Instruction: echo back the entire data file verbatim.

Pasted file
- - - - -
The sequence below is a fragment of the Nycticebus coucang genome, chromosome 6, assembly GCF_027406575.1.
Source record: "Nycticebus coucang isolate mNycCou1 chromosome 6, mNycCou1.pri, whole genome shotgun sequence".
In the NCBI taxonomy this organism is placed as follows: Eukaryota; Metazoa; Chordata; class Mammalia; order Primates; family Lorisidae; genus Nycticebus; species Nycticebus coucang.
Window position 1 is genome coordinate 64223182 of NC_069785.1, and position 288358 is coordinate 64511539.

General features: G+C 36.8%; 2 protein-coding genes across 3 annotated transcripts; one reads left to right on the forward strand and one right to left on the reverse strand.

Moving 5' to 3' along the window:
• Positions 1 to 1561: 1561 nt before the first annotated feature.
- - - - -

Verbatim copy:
The sequence below is a fragment of the Nycticebus coucang genome, chromosome 6, assembly GCF_027406575.1.
Source record: "Nycticebus coucang isolate mNycCou1 chromosome 6, mNycCou1.pri, whole genome shotgun sequence".
In the NCBI taxonomy this organism is placed as follows: Eukaryota; Metazoa; Chordata; class Mammalia; order Primates; family Lorisidae; genus Nycticebus; species Nycticebus coucang.
Window position 1 is genome coordinate 64223182 of NC_069785.1, and position 288358 is coordinate 64511539.

General features: G+C 36.8%; 2 protein-coding genes across 3 annotated transcripts; one reads left to right on the forward strand and one right to left on the reverse strand.

Moving 5' to 3' along the window:
• Positions 1 to 1561: 1561 nt before the first annotated feature.